Celiac.com 11/16/2020 - Type 1 diabetes (T1D), is an autoimmune disease that affects about 1.6 million Americans. People with a family history of T1D face a 15 times higher risk of developing T1D than people without a family history. Up to 20% of those with T1D may also have celiac disease.
In an effort to redefine patient care in type 1 diabetes (T1D), Provention Bio, Inc., a biopharmaceutical company dedicated to intercepting and preventing autoimmune disease, has launched two complementary national disease state and screening education campaigns.
Early blood screening for specific autoantibodies can spot early-stage T1D before any signs or symptoms appear. Early diagnosis and treatment can help patients prepare in advance to live with diabetes, and may lower the risk of potentially deadly T1D-related problems, such as diabetic ketoacidosis.
Both campaigns highlight the importance of early screening for patients at greater risk due to family history of T1D. "Connected by T1D" also focuses on the different stages of T1D, along with beta cell destruction that occurs months and years prior to the onset of symptoms. "Type 1 Tested" emphasizes that early testing gives parents, patients and their doctors the knowledge needed to prepare in advance for clinical T1D, and make decisions to reduce the chances of diabetic ketoacidosis and other serious problems.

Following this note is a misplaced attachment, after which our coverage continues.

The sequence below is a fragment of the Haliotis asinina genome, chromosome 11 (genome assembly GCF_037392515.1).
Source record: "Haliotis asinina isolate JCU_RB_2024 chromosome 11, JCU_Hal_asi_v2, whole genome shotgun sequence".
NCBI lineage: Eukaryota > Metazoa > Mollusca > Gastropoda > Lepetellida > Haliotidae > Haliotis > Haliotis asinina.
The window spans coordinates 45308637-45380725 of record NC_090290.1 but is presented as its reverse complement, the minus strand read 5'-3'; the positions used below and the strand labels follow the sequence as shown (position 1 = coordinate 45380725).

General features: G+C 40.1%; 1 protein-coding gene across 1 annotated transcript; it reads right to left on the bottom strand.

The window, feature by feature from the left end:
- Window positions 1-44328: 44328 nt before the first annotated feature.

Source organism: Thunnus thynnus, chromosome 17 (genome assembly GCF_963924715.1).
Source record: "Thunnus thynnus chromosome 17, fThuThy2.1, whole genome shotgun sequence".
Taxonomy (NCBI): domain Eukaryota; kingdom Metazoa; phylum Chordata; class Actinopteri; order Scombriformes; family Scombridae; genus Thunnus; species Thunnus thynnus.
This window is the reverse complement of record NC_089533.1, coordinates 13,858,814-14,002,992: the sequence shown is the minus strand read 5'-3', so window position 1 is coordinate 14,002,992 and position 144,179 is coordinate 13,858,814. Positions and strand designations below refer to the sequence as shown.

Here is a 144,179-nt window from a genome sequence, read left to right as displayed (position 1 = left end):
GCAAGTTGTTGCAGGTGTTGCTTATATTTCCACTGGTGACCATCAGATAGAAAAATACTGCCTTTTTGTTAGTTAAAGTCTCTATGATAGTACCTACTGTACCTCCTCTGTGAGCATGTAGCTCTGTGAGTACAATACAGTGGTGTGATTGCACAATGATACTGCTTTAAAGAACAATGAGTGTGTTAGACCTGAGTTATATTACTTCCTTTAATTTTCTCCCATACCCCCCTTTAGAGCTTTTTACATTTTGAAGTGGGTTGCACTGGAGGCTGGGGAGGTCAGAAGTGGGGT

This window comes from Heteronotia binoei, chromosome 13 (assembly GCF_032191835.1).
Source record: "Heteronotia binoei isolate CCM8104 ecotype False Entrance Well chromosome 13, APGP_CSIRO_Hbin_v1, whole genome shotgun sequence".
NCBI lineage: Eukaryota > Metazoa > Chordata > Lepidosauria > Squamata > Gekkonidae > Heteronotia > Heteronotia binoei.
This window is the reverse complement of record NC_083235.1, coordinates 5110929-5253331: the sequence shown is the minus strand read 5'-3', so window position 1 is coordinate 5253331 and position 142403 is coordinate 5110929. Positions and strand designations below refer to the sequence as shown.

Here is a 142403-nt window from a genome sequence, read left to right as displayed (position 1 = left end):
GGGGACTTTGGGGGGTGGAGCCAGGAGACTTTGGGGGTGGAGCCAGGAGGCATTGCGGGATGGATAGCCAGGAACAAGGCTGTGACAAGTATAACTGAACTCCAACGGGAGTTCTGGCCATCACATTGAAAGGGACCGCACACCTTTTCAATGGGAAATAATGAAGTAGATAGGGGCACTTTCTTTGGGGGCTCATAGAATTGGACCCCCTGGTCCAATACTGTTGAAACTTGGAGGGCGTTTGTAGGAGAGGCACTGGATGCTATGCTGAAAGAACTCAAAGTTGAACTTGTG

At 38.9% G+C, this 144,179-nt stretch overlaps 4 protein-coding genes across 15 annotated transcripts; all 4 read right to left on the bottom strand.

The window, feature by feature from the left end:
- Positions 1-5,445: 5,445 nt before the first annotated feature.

Both campaigns encourage early and routine autoantibody screening for people with family history of T1D.
"We hope this national educational effort will inspire behavioral change by challenging the standard clinical practice with respect to T1D, and encourage autoantibody screening for relatives of people living with the disease," said Eleanor (Leni) Ramos, MD, CMO, Provention Bio.
Provention Bio, Inc. (Nasdaq: PRVB) is a biopharmaceutical company whose main investigational drug, teplizumab, designed to delay or prevention of insulin-dependent type 1 diabetes (T1D) in at-risk patients during the pre-symptomatic phase of the disease is currently under review by FDA.
Efforts to screen and preemptively treat autoimmune diseases like T1D hold promise of similar approaches to screening and treating celiac disease, especially in first degree relatives, before damage can begin.
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